This post begins a series discussing a relatively recent book by Christian apologist and former police investigator J. Warner Wallace, titled “Cold Case Christianity”.
Mr Wallace, a homicide detective himself, looks at the Bible through the lens of a cold-case murder investigator and suggests that the skills and techniques used in such investigations are applicable to testing the claims made by Christians with respect to the New Testament.
Mr Wallace observes that he himself was an atheist, but when he looked at the New Testament like a detective, the ancient texts appeared more and more to be “eyewitness accounts”. Not only that, but by applying the critical techniques of his profession, he was able to reliably conclude that these accounts were credible with respect to the central aspects of the Jesus story.
However, this is not really what Mr Wallace does in his book. Rather, he provides anecdotes from his detective career, discusses a critical technique, and then selectively applies it, or entirely abandons it with respect to the New Testament.
Most notably, this is done with respect to two principles related to how claims are tested in the legal system: the law’s approach to supernatural claims, and to hearsay. I will deal with the supernatural issue in this piece.
Bias Towards Naturalism
Mr Wallace introduces this issue with an anecdote in which he recalls his first visit to a homicide scene. His partner, an experienced detective, points to a photograph of the victim in the embrace of a man. He advises Mr Wallace that considering this and a number of other observations, the man in the picture is probably the husband, and the murderer.
Three months later, the murderer was identified as a neighbour while the man in the picture turned out to be her brother. Mr Wallace says his partner’s “philosophy was hurting his methodology… all of [his] presumptions were wrong… Luckily, the truth prevailed.”
This analogy is included to show how the truth can be missed if you let your biases exclude some important options. The inference being that the senior detective had a presumption or bias against anyone but husbands or boyfriends murdering women, and that this bias led them down the wrong road, delaying the identification of the real killer.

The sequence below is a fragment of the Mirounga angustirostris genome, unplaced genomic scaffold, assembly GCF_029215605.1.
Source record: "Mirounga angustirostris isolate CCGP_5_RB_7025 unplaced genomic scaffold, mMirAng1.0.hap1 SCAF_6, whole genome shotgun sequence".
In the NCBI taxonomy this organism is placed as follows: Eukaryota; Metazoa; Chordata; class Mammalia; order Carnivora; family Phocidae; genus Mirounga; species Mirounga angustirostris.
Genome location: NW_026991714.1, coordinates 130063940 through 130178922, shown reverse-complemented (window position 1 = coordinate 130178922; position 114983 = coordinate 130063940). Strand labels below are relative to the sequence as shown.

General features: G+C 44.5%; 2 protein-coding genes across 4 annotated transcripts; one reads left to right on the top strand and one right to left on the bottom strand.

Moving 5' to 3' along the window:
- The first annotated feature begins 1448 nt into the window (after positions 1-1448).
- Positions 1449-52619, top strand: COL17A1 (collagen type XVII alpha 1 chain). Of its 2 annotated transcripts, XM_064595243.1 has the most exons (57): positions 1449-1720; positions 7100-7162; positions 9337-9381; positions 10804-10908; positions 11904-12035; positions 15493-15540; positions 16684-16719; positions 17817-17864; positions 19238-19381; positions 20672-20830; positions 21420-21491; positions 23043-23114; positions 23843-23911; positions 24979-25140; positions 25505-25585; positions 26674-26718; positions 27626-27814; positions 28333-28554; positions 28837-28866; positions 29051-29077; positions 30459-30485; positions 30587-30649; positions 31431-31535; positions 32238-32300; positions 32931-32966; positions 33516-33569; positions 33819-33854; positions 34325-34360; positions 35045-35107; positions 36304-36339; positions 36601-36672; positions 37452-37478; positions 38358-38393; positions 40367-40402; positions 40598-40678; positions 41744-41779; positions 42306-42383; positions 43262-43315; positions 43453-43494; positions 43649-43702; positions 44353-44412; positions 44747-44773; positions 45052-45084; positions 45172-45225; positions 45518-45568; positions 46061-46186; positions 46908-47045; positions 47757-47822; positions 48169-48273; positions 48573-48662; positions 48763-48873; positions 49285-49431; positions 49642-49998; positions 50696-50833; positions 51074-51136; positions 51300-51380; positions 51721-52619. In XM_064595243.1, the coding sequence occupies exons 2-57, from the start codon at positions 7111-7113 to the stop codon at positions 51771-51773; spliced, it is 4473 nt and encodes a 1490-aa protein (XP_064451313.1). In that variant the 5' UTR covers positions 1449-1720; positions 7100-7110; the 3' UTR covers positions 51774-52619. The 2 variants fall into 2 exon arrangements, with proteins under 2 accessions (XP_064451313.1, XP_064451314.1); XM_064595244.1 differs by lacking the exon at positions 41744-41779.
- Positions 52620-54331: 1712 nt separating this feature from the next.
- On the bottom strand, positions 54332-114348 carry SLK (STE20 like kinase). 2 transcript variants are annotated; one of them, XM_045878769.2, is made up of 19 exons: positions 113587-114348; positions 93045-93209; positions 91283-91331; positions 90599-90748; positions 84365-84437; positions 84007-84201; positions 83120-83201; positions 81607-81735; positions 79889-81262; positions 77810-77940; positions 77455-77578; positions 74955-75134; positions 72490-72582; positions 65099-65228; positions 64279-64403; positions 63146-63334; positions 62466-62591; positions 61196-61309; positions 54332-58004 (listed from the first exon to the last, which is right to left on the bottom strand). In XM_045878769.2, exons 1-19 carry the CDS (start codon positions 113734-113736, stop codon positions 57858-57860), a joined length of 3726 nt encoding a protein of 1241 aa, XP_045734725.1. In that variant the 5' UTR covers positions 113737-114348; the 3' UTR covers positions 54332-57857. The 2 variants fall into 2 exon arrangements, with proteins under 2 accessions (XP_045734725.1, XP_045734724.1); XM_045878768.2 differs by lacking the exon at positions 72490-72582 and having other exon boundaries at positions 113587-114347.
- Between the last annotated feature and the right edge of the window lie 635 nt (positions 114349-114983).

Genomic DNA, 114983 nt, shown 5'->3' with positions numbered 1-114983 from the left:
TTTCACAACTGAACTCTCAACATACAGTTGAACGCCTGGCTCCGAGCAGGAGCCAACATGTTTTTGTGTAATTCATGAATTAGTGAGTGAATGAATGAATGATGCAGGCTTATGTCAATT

But this is not demonstrated by the anecdote. The senior detective seems not to be excluding other options, but to be suggesting that based on his experience most women are usually murdered by their boyfriends or husbands, and that this is the first place to look. (Incidentally, he appears to be right.) Are we to assume that they spent months looking for the man in the picture and missed evidence at the scene leading to the neighbour? Did they ignore other evidence that would have led them to the killer more quickly? Would they not have been able to identify that the man in the photo was the brother within minutes, or hours? Why did it take three months to identify the real perpetrator? If any presumption or bias had led to delays, false accusations, or dead ends, surely Mr Wallace would have told us.
Why it is a Very Good Idea to be Biased Against Supernatural Explanations.
Another thing to keep in mind is that some presumptions are really good ideas! The presumption of innocence is a rebuttable presumption that is fundamental to a fair system of justice. Another good idea is the presumption against supernatural explanations in legal cases. Mr Wallace never actually disputes this, but quite amazingly, after explaining that he will apply criminal investigation principles to the New Testament, he abandons this principle.
Why is presuming or being biased against the supernatural a good idea in criminal investigation? Because if we treat such options as equally credible to natural explanations, we can never establish anything. Supernatural explanations can explain anything, they never have to match or even be consistent with naturalistic evidence, in fact they can be completely contrary to everything else we know. Gravity is no longer certain. Murder victims may not stay dead. No matter what you find at the murder scene, all options are on the table.